Updated: Feb 26
Unfortunately, there isn’t anything out there yet that can provide the same safety for dogs in an accident as there are for us. Luckily there are a few things you can do to help reduce the chances of a devastating accident taking the life of you or your beloved pet.
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An Aware Driver is a Safe Driver
You’ll want to make sure they’re in a position that will keep them from getting too restless and thus becoming a distraction on the road. Surprisingly not every dog enjoys going for a drive, If your dog gets anxious during car rides you’ll want to condition your dog to remain calm while in a moving vehicle. Start with short drives to get them accustomed to riding in the car. Most dogs will get used to it after time — it’s important to exercise your judgment in that scenario. A meal should either be given after the ride or 3 hours before to reduce car sickness and a mess. It would also be advisable to not give them treats during the ride because the movements could cause them to choke while you may not be able to do anything about it. On longer drives, you’ll want to schedule plenty of rest stops for the both of you. It’s always good to stretch your legs during lengthy road travels anyway.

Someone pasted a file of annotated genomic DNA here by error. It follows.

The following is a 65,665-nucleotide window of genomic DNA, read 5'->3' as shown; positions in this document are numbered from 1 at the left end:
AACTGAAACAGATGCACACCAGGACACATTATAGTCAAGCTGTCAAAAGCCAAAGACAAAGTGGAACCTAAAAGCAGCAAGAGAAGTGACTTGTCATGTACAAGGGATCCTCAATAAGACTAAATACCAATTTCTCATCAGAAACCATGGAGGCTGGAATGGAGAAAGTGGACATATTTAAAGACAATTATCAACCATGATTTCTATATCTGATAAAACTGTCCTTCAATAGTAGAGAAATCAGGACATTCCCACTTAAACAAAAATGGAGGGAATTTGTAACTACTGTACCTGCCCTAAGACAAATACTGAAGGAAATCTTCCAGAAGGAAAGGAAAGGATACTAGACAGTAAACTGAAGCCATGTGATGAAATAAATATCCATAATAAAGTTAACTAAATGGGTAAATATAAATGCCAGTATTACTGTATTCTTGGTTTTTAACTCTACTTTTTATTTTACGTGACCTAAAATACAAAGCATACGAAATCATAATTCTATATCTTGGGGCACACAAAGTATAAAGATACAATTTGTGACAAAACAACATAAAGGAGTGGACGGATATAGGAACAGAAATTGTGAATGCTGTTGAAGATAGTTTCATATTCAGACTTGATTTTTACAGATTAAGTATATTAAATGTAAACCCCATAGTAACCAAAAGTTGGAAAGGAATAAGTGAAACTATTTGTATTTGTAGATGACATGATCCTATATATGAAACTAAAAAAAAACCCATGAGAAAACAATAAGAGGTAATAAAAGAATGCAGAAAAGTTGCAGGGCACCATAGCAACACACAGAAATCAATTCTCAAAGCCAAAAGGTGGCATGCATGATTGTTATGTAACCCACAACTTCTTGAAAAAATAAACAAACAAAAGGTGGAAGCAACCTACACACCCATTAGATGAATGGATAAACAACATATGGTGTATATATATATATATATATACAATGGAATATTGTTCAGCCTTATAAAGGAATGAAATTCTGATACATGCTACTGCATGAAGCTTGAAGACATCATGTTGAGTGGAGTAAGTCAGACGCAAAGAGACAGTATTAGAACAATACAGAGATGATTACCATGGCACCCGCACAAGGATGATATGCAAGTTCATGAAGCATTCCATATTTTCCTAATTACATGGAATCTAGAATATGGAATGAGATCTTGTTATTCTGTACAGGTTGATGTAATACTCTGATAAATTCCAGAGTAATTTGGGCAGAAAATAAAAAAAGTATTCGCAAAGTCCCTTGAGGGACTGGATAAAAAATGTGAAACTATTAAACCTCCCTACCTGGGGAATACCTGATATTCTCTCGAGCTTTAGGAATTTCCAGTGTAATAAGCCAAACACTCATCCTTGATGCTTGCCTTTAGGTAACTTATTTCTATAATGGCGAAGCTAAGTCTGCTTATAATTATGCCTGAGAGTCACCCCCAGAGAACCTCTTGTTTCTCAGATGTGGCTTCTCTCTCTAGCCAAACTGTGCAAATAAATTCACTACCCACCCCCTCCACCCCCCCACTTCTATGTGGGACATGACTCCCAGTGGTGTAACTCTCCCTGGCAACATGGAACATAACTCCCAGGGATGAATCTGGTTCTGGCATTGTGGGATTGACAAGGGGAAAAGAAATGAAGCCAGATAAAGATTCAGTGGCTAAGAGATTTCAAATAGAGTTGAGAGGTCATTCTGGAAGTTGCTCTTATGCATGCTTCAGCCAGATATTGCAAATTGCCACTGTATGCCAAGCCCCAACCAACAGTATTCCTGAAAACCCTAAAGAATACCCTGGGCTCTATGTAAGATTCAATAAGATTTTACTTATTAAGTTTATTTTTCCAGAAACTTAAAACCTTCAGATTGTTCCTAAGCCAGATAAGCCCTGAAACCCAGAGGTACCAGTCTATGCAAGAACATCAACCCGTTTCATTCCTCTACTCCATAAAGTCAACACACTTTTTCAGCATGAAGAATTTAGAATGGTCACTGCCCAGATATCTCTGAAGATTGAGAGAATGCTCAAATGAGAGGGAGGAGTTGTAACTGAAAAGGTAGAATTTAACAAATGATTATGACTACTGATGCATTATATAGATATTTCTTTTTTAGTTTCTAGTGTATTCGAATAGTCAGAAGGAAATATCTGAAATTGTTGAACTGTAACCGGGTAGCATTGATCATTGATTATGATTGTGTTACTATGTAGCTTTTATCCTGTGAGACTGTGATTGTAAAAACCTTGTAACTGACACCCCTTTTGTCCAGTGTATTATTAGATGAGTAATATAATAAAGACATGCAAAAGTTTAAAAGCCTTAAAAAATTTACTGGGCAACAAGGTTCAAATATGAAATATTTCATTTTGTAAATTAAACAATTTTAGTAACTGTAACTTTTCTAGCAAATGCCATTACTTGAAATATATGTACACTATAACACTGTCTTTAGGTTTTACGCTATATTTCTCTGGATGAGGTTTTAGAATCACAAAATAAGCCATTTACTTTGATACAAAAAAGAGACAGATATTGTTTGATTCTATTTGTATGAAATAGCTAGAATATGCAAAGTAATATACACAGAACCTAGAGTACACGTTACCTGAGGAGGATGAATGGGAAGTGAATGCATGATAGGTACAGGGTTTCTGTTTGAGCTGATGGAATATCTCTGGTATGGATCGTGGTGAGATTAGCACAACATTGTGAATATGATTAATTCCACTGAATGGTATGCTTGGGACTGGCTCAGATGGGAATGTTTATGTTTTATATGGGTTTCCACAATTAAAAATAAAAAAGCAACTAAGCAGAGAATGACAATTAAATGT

Those are easy habits to make, but what about securing them? There are several different options with different risks. Allowing your pet to roam free in the car is just like if you don’t wear a seat belt. It could break bones in sudden stops to rocketing them through the front window in a crash. Anything to reduce that risk is a plus.
I would like to recommend this Crate, Hammock, and Barrier. These provide some protection from sudden stops to small impacts. These are best suited for shorter drives where you can keep fully aware of oncoming risks and you can monitor your speed easily. All are easy to install and if you’re only doing neighborhood drives to parks or in slow traffic, this might be a great option for you.
In longer journeys where the risk is higher, you will want to secure them with a specially made car harness that covers more surface area; much like a seatbelt for you and I. It will keep the impact from causing as much damage as it would if you weren’t wearing a safety belt at all. Doing some research, I have come to really like this Harness by Ruffwear. It has gone through loads of testing, has high ratings, and is affordable as that extra safety percussion.
It’s important to be aware of the risks when taking your pet on the road and how to reduce the chances of catastrophe. Unfortunately, there is not a way to be sure they will be as safe in a moving vehicle as you, but there is power in knowledge. I have given some links above to different options in securing your animal and ways to help keep distractions to a minimum. With that, I would like to wish you and your pup safe travels!
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